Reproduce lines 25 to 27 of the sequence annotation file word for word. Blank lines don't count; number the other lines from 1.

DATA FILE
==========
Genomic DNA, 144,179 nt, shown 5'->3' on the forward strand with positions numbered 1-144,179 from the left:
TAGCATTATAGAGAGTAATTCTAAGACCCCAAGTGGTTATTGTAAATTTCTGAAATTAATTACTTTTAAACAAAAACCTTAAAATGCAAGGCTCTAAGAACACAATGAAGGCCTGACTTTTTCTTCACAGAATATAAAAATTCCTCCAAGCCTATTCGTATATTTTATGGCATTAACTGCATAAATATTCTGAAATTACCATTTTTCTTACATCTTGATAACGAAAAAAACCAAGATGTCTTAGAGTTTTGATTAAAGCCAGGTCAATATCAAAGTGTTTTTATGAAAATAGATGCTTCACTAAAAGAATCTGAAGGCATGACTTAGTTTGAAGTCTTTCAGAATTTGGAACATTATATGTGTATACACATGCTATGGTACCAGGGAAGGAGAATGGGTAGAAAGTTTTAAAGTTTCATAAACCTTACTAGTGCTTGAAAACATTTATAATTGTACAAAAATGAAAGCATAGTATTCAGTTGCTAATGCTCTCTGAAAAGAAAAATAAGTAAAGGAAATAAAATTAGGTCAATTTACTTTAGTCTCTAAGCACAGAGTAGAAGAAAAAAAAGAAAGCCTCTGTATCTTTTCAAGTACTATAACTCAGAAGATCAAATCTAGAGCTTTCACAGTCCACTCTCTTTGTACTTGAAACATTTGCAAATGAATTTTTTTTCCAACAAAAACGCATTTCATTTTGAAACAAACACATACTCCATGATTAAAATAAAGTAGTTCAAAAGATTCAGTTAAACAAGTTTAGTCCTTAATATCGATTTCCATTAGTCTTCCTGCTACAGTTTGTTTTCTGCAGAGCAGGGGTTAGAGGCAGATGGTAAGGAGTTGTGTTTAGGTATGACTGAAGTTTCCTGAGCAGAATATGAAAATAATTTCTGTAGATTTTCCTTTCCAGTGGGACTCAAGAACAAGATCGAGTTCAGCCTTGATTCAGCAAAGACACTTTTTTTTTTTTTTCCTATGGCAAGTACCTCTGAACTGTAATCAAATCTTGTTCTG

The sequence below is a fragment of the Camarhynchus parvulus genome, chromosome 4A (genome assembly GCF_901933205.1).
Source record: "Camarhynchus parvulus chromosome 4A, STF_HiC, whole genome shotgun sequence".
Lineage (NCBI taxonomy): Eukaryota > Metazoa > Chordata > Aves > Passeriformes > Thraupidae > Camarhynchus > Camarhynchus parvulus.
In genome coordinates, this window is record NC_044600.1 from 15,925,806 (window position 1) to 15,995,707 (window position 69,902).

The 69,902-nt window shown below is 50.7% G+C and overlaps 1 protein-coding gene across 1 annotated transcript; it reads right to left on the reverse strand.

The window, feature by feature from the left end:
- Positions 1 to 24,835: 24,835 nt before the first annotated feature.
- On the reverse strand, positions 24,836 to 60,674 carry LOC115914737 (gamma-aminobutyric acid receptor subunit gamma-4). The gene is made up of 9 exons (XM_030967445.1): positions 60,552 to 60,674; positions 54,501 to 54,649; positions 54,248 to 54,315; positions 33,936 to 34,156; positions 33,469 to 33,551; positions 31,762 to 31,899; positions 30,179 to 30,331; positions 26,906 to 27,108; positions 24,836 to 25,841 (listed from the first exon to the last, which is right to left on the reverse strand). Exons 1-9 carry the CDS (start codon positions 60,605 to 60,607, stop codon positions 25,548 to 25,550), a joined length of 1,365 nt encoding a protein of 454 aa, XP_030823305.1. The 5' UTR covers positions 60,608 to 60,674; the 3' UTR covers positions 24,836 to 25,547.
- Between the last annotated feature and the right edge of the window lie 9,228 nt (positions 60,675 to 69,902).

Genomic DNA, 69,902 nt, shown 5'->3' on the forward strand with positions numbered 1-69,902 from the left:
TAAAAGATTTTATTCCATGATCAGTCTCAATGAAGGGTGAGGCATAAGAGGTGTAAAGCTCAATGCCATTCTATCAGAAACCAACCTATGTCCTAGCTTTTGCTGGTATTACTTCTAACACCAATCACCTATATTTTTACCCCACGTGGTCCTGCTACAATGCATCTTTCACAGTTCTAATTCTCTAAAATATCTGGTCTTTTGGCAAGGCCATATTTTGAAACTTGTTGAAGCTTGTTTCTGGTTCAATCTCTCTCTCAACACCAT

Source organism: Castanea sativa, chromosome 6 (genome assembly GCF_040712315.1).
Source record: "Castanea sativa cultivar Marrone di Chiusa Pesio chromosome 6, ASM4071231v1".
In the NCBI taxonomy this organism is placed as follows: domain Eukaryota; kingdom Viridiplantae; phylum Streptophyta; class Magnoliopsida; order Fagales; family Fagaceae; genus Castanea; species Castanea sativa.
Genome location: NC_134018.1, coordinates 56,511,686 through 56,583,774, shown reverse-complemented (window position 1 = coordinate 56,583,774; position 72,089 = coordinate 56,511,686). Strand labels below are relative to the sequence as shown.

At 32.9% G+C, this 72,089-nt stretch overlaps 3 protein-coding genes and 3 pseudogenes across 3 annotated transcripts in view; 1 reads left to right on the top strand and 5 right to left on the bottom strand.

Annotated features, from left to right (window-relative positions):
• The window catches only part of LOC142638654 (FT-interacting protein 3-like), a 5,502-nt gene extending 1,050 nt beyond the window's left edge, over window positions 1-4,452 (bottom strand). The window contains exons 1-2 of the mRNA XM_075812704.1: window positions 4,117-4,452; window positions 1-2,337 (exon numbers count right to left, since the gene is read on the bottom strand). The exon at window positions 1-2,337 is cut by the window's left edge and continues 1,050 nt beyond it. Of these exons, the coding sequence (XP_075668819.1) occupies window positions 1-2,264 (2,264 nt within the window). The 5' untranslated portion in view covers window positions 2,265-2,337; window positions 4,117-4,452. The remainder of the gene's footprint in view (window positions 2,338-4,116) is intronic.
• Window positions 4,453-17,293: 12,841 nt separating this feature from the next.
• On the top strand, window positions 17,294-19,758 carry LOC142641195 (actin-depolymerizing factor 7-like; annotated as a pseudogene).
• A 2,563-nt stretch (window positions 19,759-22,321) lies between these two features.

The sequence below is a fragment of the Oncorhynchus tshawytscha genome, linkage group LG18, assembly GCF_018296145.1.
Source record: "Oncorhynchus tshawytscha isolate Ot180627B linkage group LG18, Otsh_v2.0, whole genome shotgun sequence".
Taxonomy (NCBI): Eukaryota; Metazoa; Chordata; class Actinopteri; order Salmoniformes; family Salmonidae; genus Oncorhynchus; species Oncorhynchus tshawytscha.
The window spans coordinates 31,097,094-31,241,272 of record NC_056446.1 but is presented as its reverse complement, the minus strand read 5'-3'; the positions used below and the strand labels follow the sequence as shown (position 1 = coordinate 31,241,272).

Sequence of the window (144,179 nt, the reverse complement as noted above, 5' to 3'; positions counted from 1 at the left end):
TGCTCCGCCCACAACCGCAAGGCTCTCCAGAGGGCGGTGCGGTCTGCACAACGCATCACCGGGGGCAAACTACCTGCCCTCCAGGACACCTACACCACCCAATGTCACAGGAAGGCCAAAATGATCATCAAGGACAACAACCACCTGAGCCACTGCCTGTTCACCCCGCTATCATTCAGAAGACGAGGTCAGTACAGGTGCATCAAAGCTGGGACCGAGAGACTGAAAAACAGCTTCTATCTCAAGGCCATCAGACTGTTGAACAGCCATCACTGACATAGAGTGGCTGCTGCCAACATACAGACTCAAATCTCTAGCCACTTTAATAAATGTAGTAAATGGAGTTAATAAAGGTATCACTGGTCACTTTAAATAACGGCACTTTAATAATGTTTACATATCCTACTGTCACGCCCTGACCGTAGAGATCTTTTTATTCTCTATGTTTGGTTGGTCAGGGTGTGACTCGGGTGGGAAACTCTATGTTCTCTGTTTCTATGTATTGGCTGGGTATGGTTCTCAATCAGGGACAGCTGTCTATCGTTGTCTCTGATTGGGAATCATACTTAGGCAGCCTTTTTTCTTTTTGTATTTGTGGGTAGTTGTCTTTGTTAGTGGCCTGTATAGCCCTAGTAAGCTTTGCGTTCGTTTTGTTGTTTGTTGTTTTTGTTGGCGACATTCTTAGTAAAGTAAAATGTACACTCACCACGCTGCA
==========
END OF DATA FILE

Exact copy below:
Source record: "Oncorhynchus tshawytscha isolate Ot180627B linkage group LG18, Otsh_v2.0, whole genome shotgun sequence".
Taxonomy (NCBI): Eukaryota; Metazoa; Chordata; class Actinopteri; order Salmoniformes; family Salmonidae; genus Oncorhynchus; species Oncorhynchus tshawytscha.
The window spans coordinates 31,097,094-31,241,272 of record NC_056446.1 but is presented as its reverse complement, the minus strand read 5'-3'; the positions used below and the strand labels follow the sequence as shown (position 1 = coordinate 31,241,272).